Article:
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Relationship between Edwards, Kenseth has come long way

October 29, 2011, David Caraviello, NASCAR.com

Relationship between Chase contenders Edwards, Kenseth has come long way

MARTINSVILLE, Va. -- When exploring the dynamic between Carl Edwards and Matt Kenseth, the natural starting point is Martinsville Speedway, and not because of anything either driver has done on the track. It was here four years ago when the Roush Fenway teammates were involved in a bizarre altercation well after the race was over, one that began with Edwards pulling Kenseth away from a television interview, and concluded with the driver of the No. 99 car pulling a punch.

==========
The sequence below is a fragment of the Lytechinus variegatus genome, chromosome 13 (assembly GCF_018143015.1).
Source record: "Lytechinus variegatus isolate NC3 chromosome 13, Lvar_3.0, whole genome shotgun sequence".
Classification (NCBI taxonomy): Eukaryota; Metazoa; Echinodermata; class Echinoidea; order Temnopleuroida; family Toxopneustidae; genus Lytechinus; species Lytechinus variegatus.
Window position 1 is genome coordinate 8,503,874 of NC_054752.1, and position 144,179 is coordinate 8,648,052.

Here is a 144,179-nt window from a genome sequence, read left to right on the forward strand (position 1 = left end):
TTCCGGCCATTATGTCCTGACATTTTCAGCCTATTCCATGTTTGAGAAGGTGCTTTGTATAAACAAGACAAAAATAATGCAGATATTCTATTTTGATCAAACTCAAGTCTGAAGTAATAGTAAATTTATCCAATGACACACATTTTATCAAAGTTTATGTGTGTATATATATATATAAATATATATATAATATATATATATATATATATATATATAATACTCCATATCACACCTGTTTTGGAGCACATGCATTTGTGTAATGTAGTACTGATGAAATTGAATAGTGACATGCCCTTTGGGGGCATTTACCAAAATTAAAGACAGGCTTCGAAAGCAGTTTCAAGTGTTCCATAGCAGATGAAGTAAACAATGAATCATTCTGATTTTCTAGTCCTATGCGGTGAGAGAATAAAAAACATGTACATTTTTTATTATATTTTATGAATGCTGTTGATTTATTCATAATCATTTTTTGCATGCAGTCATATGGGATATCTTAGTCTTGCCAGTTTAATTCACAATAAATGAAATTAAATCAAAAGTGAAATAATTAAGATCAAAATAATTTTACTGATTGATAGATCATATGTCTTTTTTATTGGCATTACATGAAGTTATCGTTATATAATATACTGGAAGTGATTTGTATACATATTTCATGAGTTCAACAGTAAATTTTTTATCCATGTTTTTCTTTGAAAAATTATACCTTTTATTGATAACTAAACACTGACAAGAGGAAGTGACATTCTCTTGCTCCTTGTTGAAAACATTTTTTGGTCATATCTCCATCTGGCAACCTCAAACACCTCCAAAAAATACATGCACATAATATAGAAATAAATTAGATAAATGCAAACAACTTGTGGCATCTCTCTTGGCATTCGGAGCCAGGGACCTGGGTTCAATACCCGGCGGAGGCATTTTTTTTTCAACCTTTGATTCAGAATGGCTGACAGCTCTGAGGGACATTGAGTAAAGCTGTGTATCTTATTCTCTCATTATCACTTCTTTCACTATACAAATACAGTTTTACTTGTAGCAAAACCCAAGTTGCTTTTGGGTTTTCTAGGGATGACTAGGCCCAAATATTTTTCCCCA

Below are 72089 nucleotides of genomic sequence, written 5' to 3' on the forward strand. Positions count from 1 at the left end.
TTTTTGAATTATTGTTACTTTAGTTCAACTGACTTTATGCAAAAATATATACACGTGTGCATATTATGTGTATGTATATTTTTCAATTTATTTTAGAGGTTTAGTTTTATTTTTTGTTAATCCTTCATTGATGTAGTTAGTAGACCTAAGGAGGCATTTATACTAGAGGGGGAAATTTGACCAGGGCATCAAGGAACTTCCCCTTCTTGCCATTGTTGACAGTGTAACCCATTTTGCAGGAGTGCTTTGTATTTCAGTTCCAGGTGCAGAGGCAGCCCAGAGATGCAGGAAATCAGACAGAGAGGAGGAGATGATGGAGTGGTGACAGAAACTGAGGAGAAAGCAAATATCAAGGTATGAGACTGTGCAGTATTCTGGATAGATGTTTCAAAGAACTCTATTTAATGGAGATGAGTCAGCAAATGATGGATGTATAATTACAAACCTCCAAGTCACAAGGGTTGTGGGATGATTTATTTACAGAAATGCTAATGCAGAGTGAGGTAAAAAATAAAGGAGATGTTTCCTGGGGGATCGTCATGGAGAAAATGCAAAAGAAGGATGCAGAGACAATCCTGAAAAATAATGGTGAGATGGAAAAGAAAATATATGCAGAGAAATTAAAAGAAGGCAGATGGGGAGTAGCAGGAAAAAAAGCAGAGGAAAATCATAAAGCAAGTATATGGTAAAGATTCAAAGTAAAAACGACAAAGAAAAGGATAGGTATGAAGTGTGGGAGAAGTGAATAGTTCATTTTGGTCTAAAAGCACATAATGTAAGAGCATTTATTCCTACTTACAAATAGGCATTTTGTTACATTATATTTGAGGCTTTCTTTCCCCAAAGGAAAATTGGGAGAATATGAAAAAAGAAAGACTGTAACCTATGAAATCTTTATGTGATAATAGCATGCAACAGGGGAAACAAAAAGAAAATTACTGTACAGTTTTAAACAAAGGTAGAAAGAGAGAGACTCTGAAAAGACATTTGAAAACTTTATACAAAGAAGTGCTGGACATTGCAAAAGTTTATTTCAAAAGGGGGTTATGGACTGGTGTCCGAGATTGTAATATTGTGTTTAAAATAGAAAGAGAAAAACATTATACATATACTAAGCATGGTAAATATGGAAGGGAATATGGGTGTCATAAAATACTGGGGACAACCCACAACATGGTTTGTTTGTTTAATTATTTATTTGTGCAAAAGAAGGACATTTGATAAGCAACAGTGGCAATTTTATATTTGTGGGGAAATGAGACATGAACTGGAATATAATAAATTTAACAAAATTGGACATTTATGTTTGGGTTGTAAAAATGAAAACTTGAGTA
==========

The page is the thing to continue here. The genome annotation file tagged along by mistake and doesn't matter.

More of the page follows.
It was a startling episode, with Edwards at his most menacing in sunglasses and camouflage shorts, Kenseth flinching when his teammate reared back, and plenty of questions over what sparked it all. In the aftermath, sides were chosen, harsh words were exchanged, and fractions within one of NASCAR's top organization were exposed to the world. Edwards and Kenseth just didn't like each other that much, didn't want to deal with one another, and a chill set in between them.

* Video: Relive that incident between Edwards, Kenseth

Fast forward to another Martinsville weekend, this one with the Roush teammates once again in the spotlight, but for very different reasons. Edwards and Kenseth stand first and second in the Sprint Cup standings, respectively, entering Sunday's event, one of only four left remaining in the season. They're separated by just 14 points. And when Edwards needed information on how to better navigate a tricky short track on which he's always struggled, he turned to -- Kenseth, whose team shared the strategies it used to finish sixth here in the spring.

"We're leaning on Matt Kenseth's success here from the last race, and how well he ran," Edwards said. "Matt's good run in the spring is really what gives us the confidence we have here."